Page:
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The Alchemist's Apprentice
Dave Duncan
Ace, 320 pages

The Alchemist's Apprentice
Dave Duncan
Dave Duncan is a former geologist and recipient of the Canadian Science Fiction and Fantasy Achievement Award. His previous works include two four-volume sagas, A Man of His Word and A Handful of Men. He lives in Calgary, Alberta.

Dave Duncan Website
ISFDB Bibliography
SF Site Review: Children of Chaos
SF Site Review: Tales of the King's Blades
SF Site Review: The Gilded Chain
SF Site Review: Future Indefinite
SF Site Review: The Great Game

Past Feature Reviews
A review by Donna McMahon

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What could be stranger than a dodecahedral planet? One might reasonably ask that question after reading a couple of Dave Duncan's latest titles and the answer, interestingly enough, is: a genuine historical setting. Renaissance Venice, as painted in The Alchemist's Apprentice is full of delightful detail that's far too daft to be fiction.

For example, the city is ruled by the Council of Ten, which has 17 members except when it is increased to 32 (a practice which spreads the blame wider, in case of reprisals). And it is possible for a penniless young apprentice to have his name in the respected Golden Book of Venetian nobility because one of his ancestors, fourteen generations before, was a Doge.

By contrast, the three entirely fictional laws of demonology are straightforward, as is the risky process for summoning a demon known as "Putrid" to lend assistance when events on the mortal plane are getting out of hand. You see, it seems that one of the procurators of San Marco was poisoned at a private dinner party attended by the legendary astrologer and physician, Maestro Nostradamus. And since alchemists are ever the object of suspicion, if the murderer cannot be found within three days, Nostradamus will be burned for witchcraft, along with his apprentice, Alfeo Zeno.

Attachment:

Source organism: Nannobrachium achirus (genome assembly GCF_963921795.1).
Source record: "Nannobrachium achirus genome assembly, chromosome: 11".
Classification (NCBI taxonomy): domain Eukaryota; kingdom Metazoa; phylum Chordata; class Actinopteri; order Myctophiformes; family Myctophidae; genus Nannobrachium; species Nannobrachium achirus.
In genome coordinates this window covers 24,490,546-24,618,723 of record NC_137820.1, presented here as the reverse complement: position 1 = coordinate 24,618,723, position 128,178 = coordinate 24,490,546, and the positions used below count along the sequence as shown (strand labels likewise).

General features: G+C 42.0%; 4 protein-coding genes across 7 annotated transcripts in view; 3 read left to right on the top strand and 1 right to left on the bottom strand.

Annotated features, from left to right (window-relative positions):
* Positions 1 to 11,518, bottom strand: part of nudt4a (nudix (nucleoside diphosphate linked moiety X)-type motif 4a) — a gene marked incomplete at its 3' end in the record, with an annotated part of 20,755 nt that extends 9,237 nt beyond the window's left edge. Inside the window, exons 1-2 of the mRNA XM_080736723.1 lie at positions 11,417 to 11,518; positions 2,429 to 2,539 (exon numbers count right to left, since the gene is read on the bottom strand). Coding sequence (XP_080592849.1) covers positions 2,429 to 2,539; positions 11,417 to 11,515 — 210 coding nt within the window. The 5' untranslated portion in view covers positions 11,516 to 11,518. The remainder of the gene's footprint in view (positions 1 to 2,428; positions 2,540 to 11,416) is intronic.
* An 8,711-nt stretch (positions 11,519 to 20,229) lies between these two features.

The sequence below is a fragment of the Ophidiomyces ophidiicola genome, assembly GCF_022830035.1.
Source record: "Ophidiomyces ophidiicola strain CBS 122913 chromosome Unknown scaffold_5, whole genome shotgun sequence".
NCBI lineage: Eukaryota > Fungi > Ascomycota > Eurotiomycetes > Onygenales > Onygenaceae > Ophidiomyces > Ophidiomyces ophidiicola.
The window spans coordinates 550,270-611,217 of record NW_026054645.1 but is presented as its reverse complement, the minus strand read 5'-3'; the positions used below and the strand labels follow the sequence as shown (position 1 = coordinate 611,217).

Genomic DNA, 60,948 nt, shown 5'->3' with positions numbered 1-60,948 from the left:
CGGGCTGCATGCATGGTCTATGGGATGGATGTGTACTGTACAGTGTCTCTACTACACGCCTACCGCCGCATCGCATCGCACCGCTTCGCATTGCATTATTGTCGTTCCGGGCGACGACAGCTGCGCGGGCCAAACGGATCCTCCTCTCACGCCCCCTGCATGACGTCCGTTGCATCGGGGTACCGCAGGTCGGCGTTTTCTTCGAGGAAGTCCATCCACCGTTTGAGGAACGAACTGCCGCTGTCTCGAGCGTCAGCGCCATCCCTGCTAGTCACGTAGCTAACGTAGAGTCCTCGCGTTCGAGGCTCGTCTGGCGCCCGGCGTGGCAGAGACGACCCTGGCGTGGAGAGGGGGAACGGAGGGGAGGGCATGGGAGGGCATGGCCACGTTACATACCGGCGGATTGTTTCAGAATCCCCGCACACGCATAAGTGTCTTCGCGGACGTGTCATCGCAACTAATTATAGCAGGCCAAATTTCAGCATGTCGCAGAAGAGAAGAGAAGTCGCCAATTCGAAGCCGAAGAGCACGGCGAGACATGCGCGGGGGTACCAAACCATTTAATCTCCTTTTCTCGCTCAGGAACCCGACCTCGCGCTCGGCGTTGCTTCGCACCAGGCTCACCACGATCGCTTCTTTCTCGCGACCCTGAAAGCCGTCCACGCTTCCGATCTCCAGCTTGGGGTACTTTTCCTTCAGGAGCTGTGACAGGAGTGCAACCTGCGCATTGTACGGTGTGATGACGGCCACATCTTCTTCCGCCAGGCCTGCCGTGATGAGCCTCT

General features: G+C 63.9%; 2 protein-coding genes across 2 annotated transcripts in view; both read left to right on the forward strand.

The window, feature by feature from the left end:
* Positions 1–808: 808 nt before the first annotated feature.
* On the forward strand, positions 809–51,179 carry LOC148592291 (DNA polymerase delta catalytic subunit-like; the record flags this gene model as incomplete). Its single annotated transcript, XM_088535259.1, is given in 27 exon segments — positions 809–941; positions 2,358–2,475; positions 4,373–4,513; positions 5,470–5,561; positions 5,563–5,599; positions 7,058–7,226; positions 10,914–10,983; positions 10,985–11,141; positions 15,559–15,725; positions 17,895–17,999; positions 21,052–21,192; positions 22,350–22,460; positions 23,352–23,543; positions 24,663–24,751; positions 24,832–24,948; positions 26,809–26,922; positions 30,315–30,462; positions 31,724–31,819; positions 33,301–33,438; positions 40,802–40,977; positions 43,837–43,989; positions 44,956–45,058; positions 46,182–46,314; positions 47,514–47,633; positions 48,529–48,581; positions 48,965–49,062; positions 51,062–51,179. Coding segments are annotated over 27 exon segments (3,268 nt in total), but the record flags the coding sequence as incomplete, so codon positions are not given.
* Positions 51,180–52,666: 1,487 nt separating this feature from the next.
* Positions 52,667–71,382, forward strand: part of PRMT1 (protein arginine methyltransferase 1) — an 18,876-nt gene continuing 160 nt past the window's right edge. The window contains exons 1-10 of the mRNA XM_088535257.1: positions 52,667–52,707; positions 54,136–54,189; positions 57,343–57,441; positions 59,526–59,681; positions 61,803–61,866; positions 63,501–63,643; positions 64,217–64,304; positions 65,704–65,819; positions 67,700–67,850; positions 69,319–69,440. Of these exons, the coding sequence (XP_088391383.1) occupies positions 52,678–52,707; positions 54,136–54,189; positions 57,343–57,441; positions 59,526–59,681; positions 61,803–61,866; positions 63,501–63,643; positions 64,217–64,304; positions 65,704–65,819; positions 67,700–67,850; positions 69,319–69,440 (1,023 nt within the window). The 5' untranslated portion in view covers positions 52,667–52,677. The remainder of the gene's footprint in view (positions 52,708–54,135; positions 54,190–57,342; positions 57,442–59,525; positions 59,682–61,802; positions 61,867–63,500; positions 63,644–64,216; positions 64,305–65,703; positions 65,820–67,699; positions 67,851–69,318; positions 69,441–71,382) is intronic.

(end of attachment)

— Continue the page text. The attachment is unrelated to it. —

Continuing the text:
So it's up to young Zeno, with occasional imperious directions from his crotchety employer, to find a way of investigating some of the richest, most powerful and most private families of Venice -- a mission which naturally involves dazzling sartorial style, swordplay, gondola chases, mouth-watering cuisine, deadly poisons, foul dungeons, fine art, and a little assistance from the beautiful courtesan next door.

Zeno, as well as being a charming smartass, is in just the right position to play detective. Thanks to Nostradamus's work, Zeno knows almost everybody in Venice. He's on the inside of the nobility, yet poor enough to be on the outside as well, old enough to know much, but young enough to get away with... well, not murder, but certainly a lot of lesser misdemeanors. And the rest of the cast is equally strong, right down to the gondoliers and the barbarous English tourist, Sir Bellamy Feather.

Duncan obviously had a good time researching and writing this Venetian romp. Inasmuch as you could slot it into one genre, it's a classic whodunit, with a convoluted plot involving much political intrigue. Of course it's also historical, with strong fantasy elements, so its potential audience appeal should be very wide. And Duncan's many fans will be delighted.

A very entertaining read.

Copyright © 2007 Donna McMahon

Donna McMahon discovered science fiction in high school and fandom in 1977, and never recovered. Dance of Knives, her first novel, was published by Tor in May, 2001, and her book reviews won an Aurora Award the same month. She likes to review books first as a reader (Was this a Good Read? Did I get my money's worth?) and second as a writer (What makes this book succeed/fail as a genre novel?). You can visit her website at http://www.donna-mcmahon.com/.


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